Wichita State Shockers football

The Wichita State Shockers football team was the NCAA Division I football program of Wichita State University in Wichita, Kansas. The Shockers fielded a team from 1897 to 1986.[2][3] They played their home games at Cessna Stadium and were members of the Missouri Valley Conference until the program was discontinued. The team was known as Fairmount from its first season in 1897 to 1925 and Wichita from 1926 through 1963.

Wichita State Shockers
First season1897
Last season1986
StadiumCessna Stadium
(Capacity: 31,500)
Field surfaceGrass
LocationWichita, Kansas
Past conferencesIndependent (1895–1923, 1927, 1940–1945, 1986)
Kansas Collegiate Athletic Conference (1924–1926)
Central Intercollegiate (1928–1939)
Missouri Valley (1945–1985)
All-time record37540247 (.484)
Bowl record03 (.000)
Conference titles14
ColorsBlack and Yellow[1]


First game

The first official football game played by Wichita State was in 1897, when they were known as Fairmount, under the coaching of T. H. Morrison. Fairmount defeated Wichita High School, now known as Wichita East, by a score of 12–4 in the only game played that year.[4]

1905 night game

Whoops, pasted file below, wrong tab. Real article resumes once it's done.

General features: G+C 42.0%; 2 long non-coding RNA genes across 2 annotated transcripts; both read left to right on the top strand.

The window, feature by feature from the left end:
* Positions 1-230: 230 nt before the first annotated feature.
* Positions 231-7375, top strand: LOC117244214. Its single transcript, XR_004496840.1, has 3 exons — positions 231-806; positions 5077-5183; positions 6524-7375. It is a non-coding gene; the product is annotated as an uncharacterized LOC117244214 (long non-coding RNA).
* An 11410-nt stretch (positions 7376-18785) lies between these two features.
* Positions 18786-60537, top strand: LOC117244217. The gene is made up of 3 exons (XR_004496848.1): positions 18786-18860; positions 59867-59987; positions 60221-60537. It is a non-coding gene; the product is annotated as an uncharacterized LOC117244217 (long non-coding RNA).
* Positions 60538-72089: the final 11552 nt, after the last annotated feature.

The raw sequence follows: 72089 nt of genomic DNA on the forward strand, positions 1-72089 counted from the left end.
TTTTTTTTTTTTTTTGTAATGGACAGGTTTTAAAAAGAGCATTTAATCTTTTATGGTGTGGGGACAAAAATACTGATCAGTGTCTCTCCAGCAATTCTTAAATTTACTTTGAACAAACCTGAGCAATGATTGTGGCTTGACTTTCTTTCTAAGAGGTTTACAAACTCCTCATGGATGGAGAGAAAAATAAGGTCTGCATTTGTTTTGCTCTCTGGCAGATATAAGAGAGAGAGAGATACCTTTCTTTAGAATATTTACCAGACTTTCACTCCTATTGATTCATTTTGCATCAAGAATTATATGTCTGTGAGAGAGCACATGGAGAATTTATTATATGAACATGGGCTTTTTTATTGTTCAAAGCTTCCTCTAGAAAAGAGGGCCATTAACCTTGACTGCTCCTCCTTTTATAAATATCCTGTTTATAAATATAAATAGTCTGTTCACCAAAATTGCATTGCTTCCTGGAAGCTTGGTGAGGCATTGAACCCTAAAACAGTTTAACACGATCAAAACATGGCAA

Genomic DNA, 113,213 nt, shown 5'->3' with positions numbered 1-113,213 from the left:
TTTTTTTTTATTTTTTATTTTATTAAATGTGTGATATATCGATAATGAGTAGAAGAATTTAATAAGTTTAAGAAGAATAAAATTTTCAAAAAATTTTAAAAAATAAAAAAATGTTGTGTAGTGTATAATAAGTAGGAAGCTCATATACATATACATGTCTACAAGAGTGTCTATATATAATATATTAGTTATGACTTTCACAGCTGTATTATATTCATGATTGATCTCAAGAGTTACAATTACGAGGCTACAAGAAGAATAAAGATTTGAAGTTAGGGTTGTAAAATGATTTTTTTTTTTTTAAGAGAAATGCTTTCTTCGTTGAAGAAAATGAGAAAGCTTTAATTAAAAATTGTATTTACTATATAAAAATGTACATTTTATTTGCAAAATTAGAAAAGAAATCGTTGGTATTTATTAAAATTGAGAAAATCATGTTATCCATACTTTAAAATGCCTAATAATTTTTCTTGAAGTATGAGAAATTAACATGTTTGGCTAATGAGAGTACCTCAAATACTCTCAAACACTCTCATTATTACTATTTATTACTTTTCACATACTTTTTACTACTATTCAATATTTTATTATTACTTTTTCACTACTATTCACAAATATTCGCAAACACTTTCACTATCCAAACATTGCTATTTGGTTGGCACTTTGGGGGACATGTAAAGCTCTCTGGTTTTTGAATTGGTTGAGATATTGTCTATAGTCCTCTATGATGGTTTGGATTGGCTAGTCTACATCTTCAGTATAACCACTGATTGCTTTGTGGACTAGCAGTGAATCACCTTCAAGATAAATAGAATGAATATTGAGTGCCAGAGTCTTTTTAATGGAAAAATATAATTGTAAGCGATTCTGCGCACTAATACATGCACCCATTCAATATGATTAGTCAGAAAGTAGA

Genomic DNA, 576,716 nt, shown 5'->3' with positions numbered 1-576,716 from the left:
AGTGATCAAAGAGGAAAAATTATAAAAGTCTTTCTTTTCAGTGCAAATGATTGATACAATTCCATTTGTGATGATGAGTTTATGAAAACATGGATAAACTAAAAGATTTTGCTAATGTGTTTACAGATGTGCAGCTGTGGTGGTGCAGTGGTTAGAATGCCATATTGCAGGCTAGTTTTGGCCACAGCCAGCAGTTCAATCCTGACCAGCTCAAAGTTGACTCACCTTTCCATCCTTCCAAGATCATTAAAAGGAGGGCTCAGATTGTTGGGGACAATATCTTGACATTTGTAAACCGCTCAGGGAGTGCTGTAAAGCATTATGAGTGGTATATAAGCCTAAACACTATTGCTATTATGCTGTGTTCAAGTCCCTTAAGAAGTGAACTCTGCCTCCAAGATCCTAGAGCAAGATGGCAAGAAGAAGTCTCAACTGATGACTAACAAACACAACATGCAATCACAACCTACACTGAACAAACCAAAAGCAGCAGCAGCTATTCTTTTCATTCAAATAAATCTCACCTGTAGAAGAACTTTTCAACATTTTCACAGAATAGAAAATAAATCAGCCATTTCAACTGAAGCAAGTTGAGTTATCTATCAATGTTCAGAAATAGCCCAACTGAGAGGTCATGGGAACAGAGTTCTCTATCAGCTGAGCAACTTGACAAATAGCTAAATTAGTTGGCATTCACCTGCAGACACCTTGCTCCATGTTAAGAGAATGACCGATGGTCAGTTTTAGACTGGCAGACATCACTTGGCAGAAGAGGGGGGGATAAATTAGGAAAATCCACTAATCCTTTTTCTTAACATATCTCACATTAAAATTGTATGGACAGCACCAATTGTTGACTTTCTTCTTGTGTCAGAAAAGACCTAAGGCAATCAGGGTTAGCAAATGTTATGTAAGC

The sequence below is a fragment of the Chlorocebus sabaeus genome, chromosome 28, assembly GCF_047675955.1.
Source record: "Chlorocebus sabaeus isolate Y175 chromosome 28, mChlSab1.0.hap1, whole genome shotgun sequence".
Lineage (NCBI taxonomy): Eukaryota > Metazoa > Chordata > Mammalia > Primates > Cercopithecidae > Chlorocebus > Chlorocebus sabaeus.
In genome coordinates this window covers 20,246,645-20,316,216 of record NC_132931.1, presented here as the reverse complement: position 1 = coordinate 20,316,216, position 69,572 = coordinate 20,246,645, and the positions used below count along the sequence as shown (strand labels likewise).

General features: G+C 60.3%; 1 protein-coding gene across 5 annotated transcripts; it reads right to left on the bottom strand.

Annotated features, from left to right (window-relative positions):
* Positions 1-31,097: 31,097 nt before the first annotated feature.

In the 1905 season, the Coleman Company set up temporary gas-powered lighting for a night game against Cooper College (now called the Sterling Warriors). It was the first night football game played west of the Mississippi River.[5] Fairmount won the game 240.[6]

1905 "experimental" game

On December 25, 1905, Fairmount played a game against the Washburn Ichabods using a set of experimental rules. The game was officiated by then Washburn head coach John H. Outland.

The experiment was considered a failure. Outland commented, "It seems to me that the distance required in three downs would almost eliminate touchdowns, except through fakes or flukes."[7] The Los Angeles Times reported that there was much kicking and that the game was considered much safer than regular play, but that the new rule was not "conducive to the sport."[8]

In his history of the sport of football, David M. Nelson concluded that "the first forward passes were thrown at the end of the 1905 season in a game between Fairmount and Washburn colleges in Kansas."[9] According to Nelson, Washburn completed three passes, and Fairmount completed two.

Plane crash

On October 2, 1970, a plane crashed that was carrying about half of the football team on their way to play a game against Utah State University. 31 people were killed.[10] The game was canceled, and the Utah State football team held a memorial service at the stadium where the game was to have been played.[11]

Breaking the color barrier in college football coaching